Nashville Steam Preservation Society announces its plan to relocate and restore The Stripe — the Nashville, Chattanooga & St. Louis No. 576 Steam Locomotive
- The Nashville railroad icon will be relocated from Centennial Park to Nashville & Western Railroad by early 2019 to begin its restoration journey
- Candelaria Fund awards a $200,000 Challenge Grant and kicks off “Climb Aboard 576”, phase two of an ambitious fundraising campaign
- Over $500,000 was raised to move the 576 from Centennial Park.
Another $1.5 million to $2 million is needed for restoration and operations.
For 65 years, the Nashville, Chattanooga & St. Louis Railway Steam Locomotive No. 576 sat cold and static in Music City’s Centennial Park waiting for its chance to return to service.
Today, the Nashville Stream Preservation Society (NSPS) announced that No. 576 won’t have to wait much longer. The all-volunteer organization laid out its plans to restore and operate the locomotive made famous by the music it inspired.
“No. 576 is on the road to revival to once again serve as a coal-fired, steam-powered operational locomotive,” said Shane Meador, NSPS president and the project’s chief mechanical officer. “The locomotive will grace the high iron with its vibrant and soulful rhythm that have inspired so many.”
Known as the “Stripe,” the locomotive is the last remaining J-3 class 4-8-4 steam locomotive designed and built by the American Locomotive Company for the Nashville, Chattanooga, & St. Louis Railway (NC&StL).
The locomotive was built in 1942 and retired after 10 years of service. It was saved from the scrappers torch and moved to Centennial Park in 1953.
The NSPS’ hope is that the restoration of the locomotive will celebrate Nashville’s musical roots, add to Nashville’s vibrant tourism industry, and help younger generations imagine careers in technical trades such as welding, machining, and mechanical comprehension.
“The entire restoration will be open to the public,” Meador said. “We want people who visited No. 576 in the park to come out and watch the process step by step. That’s how you awaken the imagination of things to come.”
No. 576 to move from Centennial Park by early 2019
The big move will be followed by the disassembly and rebuilding of the locomotive
Mammoet, a global market leader in engineered heavy lifting and transport, will move No. 576 from Centennial Park later this year to the NWR where it will undergo inspections to ensure the braking system is working order.
It will then be towed to the restoration facility for disassembly, inspection, and rebuilding. Every piece on the locomotive will need to be inspected and serviced.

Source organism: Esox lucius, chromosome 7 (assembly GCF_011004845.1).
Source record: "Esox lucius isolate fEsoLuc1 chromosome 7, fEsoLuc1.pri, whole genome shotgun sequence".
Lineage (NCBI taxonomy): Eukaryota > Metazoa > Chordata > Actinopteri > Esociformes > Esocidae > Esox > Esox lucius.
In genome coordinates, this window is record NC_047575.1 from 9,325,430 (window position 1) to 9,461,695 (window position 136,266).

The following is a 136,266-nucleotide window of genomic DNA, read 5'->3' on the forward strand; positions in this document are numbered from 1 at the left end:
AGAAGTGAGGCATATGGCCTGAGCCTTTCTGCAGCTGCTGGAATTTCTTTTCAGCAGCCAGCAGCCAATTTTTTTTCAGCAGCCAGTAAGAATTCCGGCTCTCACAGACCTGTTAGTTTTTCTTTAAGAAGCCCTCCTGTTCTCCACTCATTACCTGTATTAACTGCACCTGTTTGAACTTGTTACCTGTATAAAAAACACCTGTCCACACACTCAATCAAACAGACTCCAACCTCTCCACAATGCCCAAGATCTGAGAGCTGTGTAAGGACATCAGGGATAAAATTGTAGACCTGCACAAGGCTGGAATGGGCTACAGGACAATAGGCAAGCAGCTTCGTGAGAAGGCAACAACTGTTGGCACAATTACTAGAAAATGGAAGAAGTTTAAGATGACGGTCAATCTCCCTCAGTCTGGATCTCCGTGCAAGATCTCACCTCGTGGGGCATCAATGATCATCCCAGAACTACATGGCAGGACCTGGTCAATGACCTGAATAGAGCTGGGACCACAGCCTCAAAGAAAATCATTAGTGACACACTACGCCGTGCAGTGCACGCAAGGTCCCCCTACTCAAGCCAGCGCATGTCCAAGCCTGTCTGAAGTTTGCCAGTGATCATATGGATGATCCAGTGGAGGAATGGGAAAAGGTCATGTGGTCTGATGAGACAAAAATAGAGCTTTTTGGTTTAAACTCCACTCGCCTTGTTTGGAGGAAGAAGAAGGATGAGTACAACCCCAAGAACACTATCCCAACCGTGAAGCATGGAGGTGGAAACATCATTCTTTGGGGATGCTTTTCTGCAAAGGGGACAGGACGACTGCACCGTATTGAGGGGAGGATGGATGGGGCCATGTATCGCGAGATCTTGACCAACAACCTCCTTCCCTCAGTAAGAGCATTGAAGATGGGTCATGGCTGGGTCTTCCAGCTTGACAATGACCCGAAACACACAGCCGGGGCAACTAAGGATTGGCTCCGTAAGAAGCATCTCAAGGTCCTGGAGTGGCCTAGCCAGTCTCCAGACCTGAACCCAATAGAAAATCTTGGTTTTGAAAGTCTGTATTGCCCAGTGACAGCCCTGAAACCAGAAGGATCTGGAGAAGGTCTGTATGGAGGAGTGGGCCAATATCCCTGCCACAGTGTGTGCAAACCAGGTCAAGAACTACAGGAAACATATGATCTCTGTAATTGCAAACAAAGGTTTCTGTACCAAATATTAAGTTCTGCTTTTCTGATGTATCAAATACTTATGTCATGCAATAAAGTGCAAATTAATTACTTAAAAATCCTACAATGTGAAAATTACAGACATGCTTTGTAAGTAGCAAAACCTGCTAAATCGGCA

The move from Centennial Park to its restoration facility will take between four to six weeks, Meador said. “This is a tedious and precise process,” Meador said. “We are working with Metro Parks, the City of Nashville, and the railroad to find a date when the initial move out of the park can occur.”
It will take approximately 4 years to restore the locomotive to meet strict Federal-mandated operational requirements, Meador said.
Candelaria Fund awards a $200,000 Challenge Grant
The grant kicks off Climb Aboard 576, phase two of NSPS’ ambitious fundraising campaign
The NSPS also announced a $200,000 Challenge Grant from the Candelaria Fund, kicking off “Climb Aboard 576!”, the next phase of its ambitious fundraising goals.
NSPS raised over $500,000 to move the locomotive from Centennial Park to the restoration facility. Another $1.5 to $2 million is needed for the locomotive’s restoration and operations, Meador said.
Climb Aboard 576! will build upon NSPS’ early fundraising success. Meador reports that donations from 36 US states and two foreign countries have fueled the organization’s early fundraising success. “We’ve had incredible support so far,” Meador said. “Our donors recognize the history, lore, and potential of Nashville’s railroad icon.”
From Blues to Gospel: No. 576 was made famous by the music it inspired
The Nashville, Chattanooga, and St. Louis Railway No. 576 pulled the trains that brought the musicians to Nashville. The NC&STL connected Nashville to the Memphis blues and Atlanta Gospel. “The NC&StL brought the musicians that gave Nashville its sound,” said Joey Bryan, Communications Manager for Nashville Steam.
The 576 has appeared on several magazine covers, and album covers over the years alongside some of Nashville’s finest musicians, including Johnny Cash and Hank Snow.
To donate to the restoration of No. 576, go to www.nashvillesteam.org/donate.